Planting a Child-Friendly Garden
Gardeners love to share their interest in gardening, and sharing with their children can be particularly rewarding. Even 2- and 3-year-olds can help plant their own little patch, and watch as life unfolds around them. Here are some suggestions for making gardening enjoyable -- and safe -- for young children.
Tools and Materials
Stake a claim. Section off a corner of the garden or yard where a child can do as he or she pleases. It doesn't have to be designed or even particularly attractive, just a place where to explore without risk of damaging your prized plants.
Let the children choose what they'd like to grow. Most often, these will be plants they recognize, such as pumpkins and potatoes. Plants with large seeds, such as beans, sunflowers, and nasturtiums, are easiest for small hands to sow. Though radish seeds are small, children delight in the almost instant growth and harvest. Or plant with a theme, perhaps a "pizza" garden containing tomatoes and peppers as well as herbs such as basil and oregano.
Children love hiding places. Consider constructing a tepee from tall poles and twine, to be covered with climbing beans and flowers. (Be sure to leave an opening for a door.) Or create a special room: a circle of tall sunflowers with shorter sunflowers or other flowers between them.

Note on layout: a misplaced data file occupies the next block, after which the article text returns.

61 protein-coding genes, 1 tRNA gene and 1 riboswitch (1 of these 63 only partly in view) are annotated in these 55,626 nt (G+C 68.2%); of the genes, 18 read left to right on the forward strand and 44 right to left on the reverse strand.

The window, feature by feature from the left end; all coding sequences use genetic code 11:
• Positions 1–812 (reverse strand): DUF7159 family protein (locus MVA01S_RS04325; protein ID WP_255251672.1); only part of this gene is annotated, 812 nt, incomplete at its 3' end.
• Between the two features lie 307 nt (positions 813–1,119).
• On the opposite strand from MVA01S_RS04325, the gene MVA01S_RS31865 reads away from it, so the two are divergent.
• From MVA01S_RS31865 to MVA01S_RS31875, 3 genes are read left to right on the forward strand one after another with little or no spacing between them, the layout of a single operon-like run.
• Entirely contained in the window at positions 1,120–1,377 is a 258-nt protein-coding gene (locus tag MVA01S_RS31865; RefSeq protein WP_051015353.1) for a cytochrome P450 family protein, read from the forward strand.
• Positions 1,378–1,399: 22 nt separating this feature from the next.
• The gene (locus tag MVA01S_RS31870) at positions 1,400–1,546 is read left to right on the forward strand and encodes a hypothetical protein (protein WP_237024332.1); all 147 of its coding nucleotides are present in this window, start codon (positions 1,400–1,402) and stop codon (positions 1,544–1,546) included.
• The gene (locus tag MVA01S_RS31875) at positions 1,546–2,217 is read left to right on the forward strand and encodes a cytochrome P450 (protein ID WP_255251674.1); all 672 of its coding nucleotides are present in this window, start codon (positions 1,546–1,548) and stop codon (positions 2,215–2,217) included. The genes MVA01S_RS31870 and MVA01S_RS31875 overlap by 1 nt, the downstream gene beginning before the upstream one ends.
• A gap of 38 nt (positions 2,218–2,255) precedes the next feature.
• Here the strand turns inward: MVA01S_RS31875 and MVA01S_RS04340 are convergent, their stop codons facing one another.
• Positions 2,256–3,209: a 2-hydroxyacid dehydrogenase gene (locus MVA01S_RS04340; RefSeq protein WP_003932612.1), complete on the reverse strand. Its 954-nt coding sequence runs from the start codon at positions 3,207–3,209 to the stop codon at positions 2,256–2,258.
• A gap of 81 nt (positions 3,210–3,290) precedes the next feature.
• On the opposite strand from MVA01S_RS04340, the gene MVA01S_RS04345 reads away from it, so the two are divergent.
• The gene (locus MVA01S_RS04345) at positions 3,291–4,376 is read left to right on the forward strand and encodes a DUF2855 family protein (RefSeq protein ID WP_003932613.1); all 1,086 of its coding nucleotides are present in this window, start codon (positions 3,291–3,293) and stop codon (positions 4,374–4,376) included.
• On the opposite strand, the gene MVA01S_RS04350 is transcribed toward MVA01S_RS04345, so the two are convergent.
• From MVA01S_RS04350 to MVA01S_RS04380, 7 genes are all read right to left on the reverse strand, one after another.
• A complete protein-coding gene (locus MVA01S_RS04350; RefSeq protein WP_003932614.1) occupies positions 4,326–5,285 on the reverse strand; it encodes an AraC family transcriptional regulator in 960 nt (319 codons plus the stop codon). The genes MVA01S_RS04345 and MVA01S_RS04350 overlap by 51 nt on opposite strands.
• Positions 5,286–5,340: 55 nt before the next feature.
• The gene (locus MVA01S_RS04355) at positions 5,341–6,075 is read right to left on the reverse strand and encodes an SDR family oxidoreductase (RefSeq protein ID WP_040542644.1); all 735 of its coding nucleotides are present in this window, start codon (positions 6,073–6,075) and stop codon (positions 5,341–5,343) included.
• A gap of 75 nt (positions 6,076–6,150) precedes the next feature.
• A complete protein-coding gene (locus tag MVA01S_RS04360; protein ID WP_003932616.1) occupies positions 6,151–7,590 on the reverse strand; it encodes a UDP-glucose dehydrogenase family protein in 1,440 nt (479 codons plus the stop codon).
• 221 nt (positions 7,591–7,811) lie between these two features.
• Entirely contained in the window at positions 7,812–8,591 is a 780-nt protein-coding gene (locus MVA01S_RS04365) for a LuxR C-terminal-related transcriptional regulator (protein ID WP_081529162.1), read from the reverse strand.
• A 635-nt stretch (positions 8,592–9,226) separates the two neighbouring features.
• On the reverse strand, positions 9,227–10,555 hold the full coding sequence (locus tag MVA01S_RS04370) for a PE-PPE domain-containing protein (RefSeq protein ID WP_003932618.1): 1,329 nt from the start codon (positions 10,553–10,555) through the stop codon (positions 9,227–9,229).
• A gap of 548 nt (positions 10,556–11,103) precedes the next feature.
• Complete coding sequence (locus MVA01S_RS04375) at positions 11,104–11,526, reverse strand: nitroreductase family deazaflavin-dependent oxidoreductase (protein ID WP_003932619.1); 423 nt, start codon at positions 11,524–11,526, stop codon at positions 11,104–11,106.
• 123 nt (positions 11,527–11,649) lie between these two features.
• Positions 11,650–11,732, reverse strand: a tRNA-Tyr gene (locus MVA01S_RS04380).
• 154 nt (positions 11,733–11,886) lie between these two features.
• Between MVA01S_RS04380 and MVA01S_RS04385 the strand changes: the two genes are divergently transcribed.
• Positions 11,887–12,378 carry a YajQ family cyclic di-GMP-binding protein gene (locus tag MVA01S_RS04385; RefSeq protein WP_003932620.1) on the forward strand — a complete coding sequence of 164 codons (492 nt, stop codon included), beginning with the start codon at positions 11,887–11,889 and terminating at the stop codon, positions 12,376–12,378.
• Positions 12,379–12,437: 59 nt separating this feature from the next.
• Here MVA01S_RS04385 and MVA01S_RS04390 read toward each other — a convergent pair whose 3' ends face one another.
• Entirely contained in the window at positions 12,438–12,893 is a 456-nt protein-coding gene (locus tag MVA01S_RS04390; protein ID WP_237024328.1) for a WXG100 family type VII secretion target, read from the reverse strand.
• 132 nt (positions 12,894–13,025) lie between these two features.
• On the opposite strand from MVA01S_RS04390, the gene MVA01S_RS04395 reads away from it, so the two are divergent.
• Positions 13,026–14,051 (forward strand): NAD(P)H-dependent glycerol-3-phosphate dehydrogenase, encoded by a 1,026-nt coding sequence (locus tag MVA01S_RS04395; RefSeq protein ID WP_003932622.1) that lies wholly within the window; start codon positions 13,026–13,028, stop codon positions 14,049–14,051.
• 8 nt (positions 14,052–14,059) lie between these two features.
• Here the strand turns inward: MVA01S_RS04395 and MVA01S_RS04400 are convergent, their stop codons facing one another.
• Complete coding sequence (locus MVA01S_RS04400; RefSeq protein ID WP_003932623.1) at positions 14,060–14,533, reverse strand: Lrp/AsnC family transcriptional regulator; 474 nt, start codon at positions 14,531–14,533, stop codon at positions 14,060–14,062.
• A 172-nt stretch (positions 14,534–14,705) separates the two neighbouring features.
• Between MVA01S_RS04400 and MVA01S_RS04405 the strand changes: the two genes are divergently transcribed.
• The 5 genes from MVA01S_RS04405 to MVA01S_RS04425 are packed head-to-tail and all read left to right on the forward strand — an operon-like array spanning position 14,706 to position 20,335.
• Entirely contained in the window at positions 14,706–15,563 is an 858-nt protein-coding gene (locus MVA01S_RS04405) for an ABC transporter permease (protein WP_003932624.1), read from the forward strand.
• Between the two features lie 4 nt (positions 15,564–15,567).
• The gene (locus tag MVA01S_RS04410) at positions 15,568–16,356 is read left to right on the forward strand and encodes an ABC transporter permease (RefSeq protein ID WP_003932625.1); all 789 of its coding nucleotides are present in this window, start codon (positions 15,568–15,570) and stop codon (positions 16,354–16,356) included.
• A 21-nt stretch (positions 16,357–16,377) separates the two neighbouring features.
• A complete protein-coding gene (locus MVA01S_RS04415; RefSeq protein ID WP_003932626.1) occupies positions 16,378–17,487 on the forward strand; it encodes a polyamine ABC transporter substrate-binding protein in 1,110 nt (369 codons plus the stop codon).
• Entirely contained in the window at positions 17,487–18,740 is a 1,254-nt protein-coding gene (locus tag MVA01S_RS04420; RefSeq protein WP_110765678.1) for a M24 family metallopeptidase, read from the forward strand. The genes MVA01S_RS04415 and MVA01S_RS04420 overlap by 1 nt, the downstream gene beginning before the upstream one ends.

Many culinary herbs are attractive and have interesting scents. Chives, sage, mint, and basil are good choices for a child's garden. Edible flowers, such as nasturtiums, pansies, violets, and calendulas, are also good.
Since many other plants -- even something as familiar as rhubarb leaves -- are toxic, teach your child to consult with you before anything into his or her mouth. Only a few are so toxic they should not be used around children and pets. Two extremely toxic plants are castor bean (Ricinus communis) and precatory bean or rosary pea (Abrus). Many other plants are toxic in larger quantities and should be avoided in a child's garden. These include angel's trumpet (Brugmansia), delphinium, foxglove (Digitalis), euonymus, morning glory (Ipomoea), St. Johnswort (Hypericum), lantana, cardinal flower (Lobelia cardinalis), sweet alyssum (Lobularia maritima), love-in-a-mist (Nigella damascena), and valerian (V. officinalis).
Make gardening fun, not work. Offer encouragement and how-to, but go easy on detailed advice. If a child sees you at work in the garden, he or she will want to imitate what you do - the best way to learn.
Photography by National Gardening Association